Justice in case of 25-year-old black male delayed amid COVID-19 response. Apparently in Georgia bowling and tattooing are more essential.
Ben Crump Opinion Contributor
Imagine for a moment that two black men with rifles jumped out of a pickup in a residential neighborhood and shot to death a white jogger because they suspected him of committing a crime.
Imagine the fury of justice that would rain down upon them. Chances are they would not even live to stand trial but more likely would be gunned down by police, viewed as too dangerous to be taken alive.
Now reverse the races of the players in this tragedy, and you have the Ahmaud Arbery case. When the victim is a black man and the shooters are white, justice plays out quite differently and excruciatingly slowly, if at all.
When father and son Gregory and Travis McMichael saw a young black man jogging down the middle of the road on Feb. 23, they assumed he was the person responsible for a string of neighborhood burglaries. After all, he was black. Rather than calling law enforcement to report their suspicions, they appointed themselves Arbery’s judge, jury and executioner.
It’s so reminiscent of the motivations for lynchings, which claimed more than 3,400 black lives from 1882 to 1968: A crime was committed or suspected; black people were rounded up and murdered. Justice was done — white justice, the only justice that mattered.
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When police arrived at the scene of Arbery’s killing, they took the word of the suspected killers, who said they believed Arbery was a criminal and they feared for their lives. That was the extent of the investigation. For well over two months, the McMichaels enjoyed their freedom while Arbery’s parents endured the worst pain imaginable.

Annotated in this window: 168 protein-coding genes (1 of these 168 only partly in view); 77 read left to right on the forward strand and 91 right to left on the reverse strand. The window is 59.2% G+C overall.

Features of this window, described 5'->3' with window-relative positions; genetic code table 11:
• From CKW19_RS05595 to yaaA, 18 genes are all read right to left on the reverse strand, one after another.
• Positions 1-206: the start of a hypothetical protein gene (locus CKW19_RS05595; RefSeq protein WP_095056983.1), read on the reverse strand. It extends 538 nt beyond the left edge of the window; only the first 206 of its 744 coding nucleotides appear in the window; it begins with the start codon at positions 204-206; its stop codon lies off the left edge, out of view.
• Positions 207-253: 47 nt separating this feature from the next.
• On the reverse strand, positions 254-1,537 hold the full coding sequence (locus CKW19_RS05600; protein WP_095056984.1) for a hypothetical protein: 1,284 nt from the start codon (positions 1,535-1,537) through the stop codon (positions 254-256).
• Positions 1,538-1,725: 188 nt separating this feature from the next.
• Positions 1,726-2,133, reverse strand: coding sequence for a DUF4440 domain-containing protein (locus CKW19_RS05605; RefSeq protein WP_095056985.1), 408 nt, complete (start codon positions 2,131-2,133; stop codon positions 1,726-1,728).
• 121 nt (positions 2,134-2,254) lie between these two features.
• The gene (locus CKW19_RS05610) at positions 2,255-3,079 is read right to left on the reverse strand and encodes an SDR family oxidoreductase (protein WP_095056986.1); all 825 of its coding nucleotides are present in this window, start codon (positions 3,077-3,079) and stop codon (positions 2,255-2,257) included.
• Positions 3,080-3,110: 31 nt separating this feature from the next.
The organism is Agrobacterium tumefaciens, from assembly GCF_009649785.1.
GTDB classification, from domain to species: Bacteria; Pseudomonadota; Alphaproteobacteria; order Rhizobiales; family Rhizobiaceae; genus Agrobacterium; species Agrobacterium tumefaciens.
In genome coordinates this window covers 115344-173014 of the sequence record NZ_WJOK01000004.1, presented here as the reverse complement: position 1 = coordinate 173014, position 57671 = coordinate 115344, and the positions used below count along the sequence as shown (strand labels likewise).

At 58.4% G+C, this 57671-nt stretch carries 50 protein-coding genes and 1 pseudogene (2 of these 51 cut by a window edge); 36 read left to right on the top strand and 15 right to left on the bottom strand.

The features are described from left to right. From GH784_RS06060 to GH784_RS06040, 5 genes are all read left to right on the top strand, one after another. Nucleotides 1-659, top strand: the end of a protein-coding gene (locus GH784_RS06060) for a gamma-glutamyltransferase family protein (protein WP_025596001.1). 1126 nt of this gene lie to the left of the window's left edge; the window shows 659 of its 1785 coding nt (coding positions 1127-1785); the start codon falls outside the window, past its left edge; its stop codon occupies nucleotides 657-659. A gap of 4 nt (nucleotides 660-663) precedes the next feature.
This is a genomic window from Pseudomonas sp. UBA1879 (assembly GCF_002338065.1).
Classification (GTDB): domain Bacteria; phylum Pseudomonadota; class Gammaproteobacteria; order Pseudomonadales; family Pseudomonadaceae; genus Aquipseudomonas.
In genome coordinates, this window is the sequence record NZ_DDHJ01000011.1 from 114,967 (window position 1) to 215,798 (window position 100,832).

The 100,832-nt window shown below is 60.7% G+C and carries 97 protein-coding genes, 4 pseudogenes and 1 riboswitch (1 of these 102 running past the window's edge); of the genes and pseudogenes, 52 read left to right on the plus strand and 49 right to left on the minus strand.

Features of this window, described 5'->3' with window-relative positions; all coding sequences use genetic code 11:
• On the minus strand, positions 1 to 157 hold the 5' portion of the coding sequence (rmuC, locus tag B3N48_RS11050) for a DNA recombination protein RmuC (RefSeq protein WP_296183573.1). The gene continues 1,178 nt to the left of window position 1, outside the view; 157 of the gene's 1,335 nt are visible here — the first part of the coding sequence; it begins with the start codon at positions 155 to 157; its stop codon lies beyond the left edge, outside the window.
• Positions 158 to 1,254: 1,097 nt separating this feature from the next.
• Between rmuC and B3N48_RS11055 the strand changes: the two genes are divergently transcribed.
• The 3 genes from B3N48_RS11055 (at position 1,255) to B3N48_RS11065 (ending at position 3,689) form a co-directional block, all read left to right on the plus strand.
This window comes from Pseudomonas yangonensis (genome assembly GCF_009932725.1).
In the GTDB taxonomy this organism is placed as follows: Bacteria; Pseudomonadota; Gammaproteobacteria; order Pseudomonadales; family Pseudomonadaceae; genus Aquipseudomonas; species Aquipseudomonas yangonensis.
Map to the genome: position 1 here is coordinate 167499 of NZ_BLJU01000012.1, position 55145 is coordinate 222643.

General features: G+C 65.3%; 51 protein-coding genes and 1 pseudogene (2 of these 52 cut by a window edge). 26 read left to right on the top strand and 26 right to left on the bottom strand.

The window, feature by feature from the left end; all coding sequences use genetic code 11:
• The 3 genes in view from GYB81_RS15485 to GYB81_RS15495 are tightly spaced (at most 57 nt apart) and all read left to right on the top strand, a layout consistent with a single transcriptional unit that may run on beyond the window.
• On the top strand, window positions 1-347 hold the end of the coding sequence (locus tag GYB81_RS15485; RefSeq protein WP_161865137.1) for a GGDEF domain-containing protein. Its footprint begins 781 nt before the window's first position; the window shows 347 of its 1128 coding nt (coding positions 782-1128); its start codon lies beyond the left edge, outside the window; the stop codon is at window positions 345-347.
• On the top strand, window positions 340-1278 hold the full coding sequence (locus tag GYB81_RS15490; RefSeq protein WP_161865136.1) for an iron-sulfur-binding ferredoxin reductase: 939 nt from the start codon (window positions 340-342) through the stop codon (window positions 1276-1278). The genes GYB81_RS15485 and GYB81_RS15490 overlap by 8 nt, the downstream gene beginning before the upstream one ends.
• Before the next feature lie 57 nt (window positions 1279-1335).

Only after a video surfaced revealing the horrific slaughter and public pressure mounted, did the prosecutor elect to turn over the case to a grand jury. After 74 long days, on the eve of what would have been Arbery’s 26th birthday, the McMichaels were finally arrested and charged with murder.
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Still under investigation is the McMichaels’ apparent associate, William Bryan, who was driving behind the pair and captured the video documenting the confrontation and Arbery’s death.
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Prosecutors cited COVID-19 as the reason for the languorous pace of justice: After all, the courts are closed until June 12 — the soonest a grand jury could be empaneled. Apparently in Georgia, unlike tattooing, bowling and hair styling, the disposition of justice is not deemed an essential service.
In the meantime, we must wait and depend on a criminal justice system that has a long history of devaluing black lives and delivering justice in disparate doses, depending on the skin color of the victim and the accused.
Even those who use the time to peacefully protest will do so at their own peril. Social distancing is another one of those things being enforced differently for blacks and whites. Here’s one example that’s playing out in similar fashion across the country: Of the 40 people arrested in Brooklyn for violating social distancing requirements between March 17 and May 4, 35 were black, only one was white. Apparently, it’s more dangerous when black people get together.
And those who follow the rules and wear a mask risk being racially profiled, like the Miami doctor handcuffed by police as he loaded a van with supplies and equipment. The doctor was helping homeless people get tested for COVID-19.
Like Trayvon Martin before him, Arbery’s death touched a nerve, awakening Americans to the reality that the rules are different for black and white people. Walking a mile in a black person’s shoes should be seen as an important wake-up call — one that is so very dangerous.
Ben Crump is a civil rights attorney and founder of the national law firm Ben Crump Law, based in Tallahassee, Florida. Crump is representing the Arbery family.
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